Critique Technique, Part 9: Characters and Conflict

The next eight articles are going to be about characters and characterization. Before we get started, though, I want to point you to another excellent blog post from several years ago, titled The Night the Lights Went Out in Texas, by Keith Cronin, on Writer Unboxed. This paragraph sums up so much about the enterprise of story-telling, whether in fiction or non-fiction:

“But it really comes down to the people. (I look at the sentence I just typed, and realize I instinctively chose the right word with “people.” It’s hard for me to even refer to them as mere “characters” – that’s how real they’ve become to me.)”

That says it all, doesn’t it? It’s the fundamental question you’ll be asking about the pieces you read as a reviewer: are the characters in this piece people to me, or just characters? The answer will tell you, and the author, a lot about whether or not the piece is succeeding.

Essential Ingredients: Characters and Conflict

There are two things a story can’t live without: characters and conflict. A “story”—fiction or non-fiction—without characters is a technical report. A “story” without conflict isn’t a story at all. Without conflict, characters have nothing at stake, there’s nothing that forces them to do anything at all, much less change or grow.

Angry couple standing back to back
Image courtesy of David Castillo Dominici / FreeDigitalPhotos.net

Now, conflict doesn’t have to mean a character having a gun to his head. Conflict can be internal, too. In fact, that’s the primary form of conflict in much of “literary” fiction. Playwright and author Jeff Helgeson identified five kinds of conflict:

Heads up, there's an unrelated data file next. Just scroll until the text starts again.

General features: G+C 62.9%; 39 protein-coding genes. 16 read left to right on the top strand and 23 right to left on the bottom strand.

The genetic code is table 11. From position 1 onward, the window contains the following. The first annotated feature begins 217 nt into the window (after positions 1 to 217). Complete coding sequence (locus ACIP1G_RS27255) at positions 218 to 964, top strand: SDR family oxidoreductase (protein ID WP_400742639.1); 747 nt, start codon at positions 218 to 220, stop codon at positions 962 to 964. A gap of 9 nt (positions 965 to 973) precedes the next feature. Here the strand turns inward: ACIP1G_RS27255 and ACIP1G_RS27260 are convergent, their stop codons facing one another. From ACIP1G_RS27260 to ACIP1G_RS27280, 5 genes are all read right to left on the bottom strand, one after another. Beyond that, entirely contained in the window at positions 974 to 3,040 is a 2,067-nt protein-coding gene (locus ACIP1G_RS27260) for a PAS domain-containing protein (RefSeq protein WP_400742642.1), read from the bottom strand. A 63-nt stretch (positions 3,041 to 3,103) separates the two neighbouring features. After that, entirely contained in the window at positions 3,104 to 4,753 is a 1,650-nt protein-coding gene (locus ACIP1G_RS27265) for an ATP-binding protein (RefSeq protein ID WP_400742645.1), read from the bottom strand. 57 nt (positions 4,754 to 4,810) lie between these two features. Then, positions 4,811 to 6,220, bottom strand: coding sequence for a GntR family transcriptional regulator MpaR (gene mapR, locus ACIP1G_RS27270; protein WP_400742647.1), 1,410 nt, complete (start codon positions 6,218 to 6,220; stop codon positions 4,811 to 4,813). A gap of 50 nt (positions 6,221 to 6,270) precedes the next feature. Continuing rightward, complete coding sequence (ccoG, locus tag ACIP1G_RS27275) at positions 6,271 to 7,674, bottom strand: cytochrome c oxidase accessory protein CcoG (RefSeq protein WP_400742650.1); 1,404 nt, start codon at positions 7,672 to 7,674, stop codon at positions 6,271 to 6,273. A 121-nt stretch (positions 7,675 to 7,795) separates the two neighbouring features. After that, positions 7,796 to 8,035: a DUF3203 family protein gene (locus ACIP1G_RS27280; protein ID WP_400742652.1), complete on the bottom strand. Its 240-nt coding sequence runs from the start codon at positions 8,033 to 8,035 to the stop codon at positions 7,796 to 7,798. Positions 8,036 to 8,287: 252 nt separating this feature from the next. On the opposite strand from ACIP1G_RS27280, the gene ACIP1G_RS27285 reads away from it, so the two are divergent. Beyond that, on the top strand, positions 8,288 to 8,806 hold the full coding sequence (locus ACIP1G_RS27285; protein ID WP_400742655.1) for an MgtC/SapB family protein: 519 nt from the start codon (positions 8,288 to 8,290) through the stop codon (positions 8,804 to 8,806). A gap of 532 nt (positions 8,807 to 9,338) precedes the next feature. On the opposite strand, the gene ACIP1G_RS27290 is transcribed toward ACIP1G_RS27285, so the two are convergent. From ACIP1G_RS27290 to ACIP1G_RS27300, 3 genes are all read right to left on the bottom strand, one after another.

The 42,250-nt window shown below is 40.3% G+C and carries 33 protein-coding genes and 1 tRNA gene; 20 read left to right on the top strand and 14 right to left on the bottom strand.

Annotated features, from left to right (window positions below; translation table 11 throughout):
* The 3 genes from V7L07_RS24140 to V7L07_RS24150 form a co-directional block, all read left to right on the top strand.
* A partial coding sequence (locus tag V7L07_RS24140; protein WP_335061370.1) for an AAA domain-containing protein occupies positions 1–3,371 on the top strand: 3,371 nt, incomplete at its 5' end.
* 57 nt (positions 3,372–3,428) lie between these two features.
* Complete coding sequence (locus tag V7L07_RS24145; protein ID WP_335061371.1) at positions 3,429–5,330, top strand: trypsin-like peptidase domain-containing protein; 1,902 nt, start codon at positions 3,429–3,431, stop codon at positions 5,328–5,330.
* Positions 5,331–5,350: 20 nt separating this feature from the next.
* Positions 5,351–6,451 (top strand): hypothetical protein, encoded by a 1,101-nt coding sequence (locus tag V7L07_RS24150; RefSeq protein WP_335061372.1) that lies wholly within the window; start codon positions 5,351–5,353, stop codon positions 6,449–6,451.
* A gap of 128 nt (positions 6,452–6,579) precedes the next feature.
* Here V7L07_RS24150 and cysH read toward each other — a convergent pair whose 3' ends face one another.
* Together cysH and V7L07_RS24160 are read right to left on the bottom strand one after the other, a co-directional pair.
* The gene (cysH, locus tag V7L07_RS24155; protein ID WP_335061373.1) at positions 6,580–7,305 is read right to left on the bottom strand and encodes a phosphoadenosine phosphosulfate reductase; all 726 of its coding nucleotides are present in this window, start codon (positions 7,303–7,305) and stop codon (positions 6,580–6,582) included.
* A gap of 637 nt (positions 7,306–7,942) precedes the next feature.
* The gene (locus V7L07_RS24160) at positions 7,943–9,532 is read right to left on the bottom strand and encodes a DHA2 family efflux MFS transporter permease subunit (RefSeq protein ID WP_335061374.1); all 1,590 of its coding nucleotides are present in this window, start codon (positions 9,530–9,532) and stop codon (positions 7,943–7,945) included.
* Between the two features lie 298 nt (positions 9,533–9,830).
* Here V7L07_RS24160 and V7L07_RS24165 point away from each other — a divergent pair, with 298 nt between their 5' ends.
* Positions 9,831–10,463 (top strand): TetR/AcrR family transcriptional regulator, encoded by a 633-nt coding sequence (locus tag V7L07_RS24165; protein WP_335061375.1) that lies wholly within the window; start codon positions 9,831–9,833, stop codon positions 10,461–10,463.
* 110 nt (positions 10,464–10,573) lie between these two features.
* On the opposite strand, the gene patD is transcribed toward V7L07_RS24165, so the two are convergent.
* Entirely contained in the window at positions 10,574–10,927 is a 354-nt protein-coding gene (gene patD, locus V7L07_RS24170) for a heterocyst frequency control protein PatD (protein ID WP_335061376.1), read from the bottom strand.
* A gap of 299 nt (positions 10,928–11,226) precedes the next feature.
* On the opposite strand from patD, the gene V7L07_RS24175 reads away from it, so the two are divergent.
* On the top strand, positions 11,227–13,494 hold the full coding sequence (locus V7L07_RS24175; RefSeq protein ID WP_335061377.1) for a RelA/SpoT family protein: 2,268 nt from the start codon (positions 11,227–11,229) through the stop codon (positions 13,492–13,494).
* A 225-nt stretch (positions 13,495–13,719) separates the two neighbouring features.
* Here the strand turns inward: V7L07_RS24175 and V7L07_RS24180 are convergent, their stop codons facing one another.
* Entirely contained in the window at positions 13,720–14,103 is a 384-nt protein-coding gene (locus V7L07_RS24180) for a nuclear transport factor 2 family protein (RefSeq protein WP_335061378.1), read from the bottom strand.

• Person against self,
  • Person against person,
  • Person against society,
  • Person against nature, and
  • Person against “fate.”

While four of these are external, each also has an internal component as the character struggles with how these conflicts are affecting her.

As a reviewer, you may find a piece you’re reading has either too much conflict or too little. The conflict might also be inappropriate or mistimed. Let’s take a look at each.

Too Much Conflict

It may seem odd to suggest that a piece can have too much conflict, but here’s an example of what that might look like. A few years ago, a local writer brought her draft novel to my writers’ group for our review. Right from the first chapter, her protagonist and antagonist were having screaming fights with each other. The motivation for their arguments was weak—it didn’t justify the intensity of the conflict—and worse, it gave the characters very few ways to escalate their conflict. As I’ve written in earlier posts, things have to get steadily worse for the characters over the course of the story, but these two were denied that chance.

Another example of too much conflict is the case where there’s nothing but conflict in the story. Constant conflict might be fine for a first-person-shooter video game but in a written story, the reader needs a break from time to time, a chance to catch his breath. The characters need to do that, too, to lick their wounds (real or figurative), assess their situation, and make new plans (which, of course, will fail, right up to the very end). In his book Scene and Structure, Jack Bickham calls these moments the “sequels” that fall between the “scenes.” These changes of pace, from conflict to peace to conflict again—or more conflict to less to more—keep the reader engaged, not exhausted.

Too Little Conflict

Too little conflict, on the other hand, will make the reader lose interest. Writers, especially new ones, who are nice, gentle, kind people, may shy away from creating conflict between and within their characters because they don’t want them to be hurt or stressed. Tough noogies. The writer who’s too nice to her characters will put her readers to sleep. As a reviewer, your job is to help her get over her internal conflict and create conflict on the page. You’ve got to do it.